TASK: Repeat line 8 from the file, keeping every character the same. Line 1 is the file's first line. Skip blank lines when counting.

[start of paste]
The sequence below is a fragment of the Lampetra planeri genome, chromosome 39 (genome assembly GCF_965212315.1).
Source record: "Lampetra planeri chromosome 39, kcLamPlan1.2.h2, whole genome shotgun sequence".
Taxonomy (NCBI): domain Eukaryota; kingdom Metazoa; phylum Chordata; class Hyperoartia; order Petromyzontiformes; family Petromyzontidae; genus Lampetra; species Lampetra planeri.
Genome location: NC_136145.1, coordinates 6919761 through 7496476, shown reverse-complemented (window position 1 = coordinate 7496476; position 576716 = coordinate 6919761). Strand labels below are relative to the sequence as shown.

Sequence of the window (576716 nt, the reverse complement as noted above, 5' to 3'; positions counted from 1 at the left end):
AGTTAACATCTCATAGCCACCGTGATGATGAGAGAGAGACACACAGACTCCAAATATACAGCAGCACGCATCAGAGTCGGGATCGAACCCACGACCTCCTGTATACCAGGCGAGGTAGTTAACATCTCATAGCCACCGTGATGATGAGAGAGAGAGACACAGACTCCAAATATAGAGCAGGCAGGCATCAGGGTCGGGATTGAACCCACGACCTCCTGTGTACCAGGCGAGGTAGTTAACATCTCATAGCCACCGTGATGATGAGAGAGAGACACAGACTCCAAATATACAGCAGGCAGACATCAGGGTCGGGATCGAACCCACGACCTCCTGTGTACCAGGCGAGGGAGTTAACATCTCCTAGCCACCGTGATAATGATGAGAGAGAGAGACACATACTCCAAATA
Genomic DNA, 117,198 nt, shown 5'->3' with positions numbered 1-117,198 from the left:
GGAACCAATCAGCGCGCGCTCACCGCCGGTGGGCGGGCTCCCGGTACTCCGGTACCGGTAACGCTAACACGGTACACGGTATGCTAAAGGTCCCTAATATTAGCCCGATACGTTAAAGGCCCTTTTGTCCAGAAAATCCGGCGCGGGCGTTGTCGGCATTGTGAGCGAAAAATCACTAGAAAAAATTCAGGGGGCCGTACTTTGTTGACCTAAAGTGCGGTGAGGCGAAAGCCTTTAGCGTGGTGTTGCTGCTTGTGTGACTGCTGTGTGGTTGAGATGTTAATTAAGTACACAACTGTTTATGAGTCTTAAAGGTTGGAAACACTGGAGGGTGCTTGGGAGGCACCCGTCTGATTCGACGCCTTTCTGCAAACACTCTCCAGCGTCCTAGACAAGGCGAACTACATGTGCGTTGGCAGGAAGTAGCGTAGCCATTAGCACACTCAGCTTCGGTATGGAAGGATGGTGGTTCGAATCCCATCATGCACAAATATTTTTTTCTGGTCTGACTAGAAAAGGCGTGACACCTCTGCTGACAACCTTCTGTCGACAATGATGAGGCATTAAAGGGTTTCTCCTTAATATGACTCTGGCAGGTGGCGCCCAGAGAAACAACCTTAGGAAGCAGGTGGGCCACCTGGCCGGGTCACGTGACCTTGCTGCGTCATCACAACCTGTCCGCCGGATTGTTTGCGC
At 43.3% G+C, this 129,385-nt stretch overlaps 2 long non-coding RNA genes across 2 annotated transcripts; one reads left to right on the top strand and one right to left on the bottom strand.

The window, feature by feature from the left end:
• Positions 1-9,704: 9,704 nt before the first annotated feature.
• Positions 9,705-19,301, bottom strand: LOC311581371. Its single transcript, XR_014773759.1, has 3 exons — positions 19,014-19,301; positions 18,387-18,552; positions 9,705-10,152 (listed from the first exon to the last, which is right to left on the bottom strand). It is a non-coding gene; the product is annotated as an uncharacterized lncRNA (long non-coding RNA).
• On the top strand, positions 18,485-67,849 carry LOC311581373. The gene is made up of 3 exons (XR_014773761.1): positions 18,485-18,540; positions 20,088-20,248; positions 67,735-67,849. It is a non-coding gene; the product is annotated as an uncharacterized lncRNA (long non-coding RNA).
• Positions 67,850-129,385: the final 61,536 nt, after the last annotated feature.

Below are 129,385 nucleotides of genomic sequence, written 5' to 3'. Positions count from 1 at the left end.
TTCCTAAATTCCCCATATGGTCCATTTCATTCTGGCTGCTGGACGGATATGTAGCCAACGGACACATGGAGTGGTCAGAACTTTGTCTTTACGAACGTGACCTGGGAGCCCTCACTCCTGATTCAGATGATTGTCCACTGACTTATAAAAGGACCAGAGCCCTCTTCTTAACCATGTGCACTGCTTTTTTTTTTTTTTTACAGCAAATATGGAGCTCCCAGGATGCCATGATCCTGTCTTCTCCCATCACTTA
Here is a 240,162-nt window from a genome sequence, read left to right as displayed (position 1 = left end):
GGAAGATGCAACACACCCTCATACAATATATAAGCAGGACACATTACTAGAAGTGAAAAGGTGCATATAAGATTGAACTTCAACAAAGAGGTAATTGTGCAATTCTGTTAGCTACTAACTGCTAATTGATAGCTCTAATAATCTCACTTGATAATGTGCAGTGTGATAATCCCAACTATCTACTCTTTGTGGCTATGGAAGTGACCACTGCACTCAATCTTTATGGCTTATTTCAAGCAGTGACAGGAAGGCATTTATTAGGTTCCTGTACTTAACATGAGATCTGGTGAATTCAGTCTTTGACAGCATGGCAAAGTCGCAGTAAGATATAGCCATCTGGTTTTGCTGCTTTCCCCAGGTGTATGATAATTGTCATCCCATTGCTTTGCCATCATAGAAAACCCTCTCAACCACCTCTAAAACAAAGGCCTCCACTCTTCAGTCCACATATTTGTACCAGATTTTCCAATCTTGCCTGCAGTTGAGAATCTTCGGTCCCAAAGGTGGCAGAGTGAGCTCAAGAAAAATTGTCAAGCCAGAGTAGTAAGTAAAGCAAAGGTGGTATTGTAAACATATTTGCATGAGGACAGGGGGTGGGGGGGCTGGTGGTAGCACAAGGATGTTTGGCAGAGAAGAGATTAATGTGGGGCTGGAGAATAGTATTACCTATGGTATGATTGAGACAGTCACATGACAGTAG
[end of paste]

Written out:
GGAACCAATCAGCGCGCGCTCACCGCCGGTGGGCGGGCTCCCGGTACTCCGGTACCGGTAACGCTAACACGGTACACGGTATGCTAAAGGTCCCTAATATTAGCCCGATACGTTAAAGGCCCTTTTGTCCAGAAAATCCGGCGCGGGCGTTGTCGGCATTGTGAGCGAAAAATCACTAGAAAAAATTCAGGGGGCCGTACTTTGTTGACCTAAAGTGCGGTGAGGCGAAAGCCTTTAGCGTGGTGTTGCTGCTTGTGTGACTGCTGTGTGGTTGAGATGTTAATTAAGTACACAACTGTTTATGAGTCTTAAAGGTTGGAAACACTGGAGGGTGCTTGGGAGGCACCCGTCTGATTCGACGCCTTTCTGCAAACACTCTCCAGCGTCCTAGACAAGGCGAACTACATGTGCGTTGGCAGGAAGTAGCGTAGCCATTAGCACACTCAGCTTCGGTATGGAAGGATGGTGGTTCGAATCCCATCATGCACAAATATTTTTTTCTGGTCTGACTAGAAAAGGCGTGACACCTCTGCTGACAACCTTCTGTCGACAATGATGAGGCATTAAAGGGTTTCTCCTTAATATGACTCTGGCAGGTGGCGCCCAGAGAAACAACCTTAGGAAGCAGGTGGGCCACCTGGCCGGGTCACGTGACCTTGCTGCGTCATCACAACCTGTCCGCCGGATTGTTTGCGC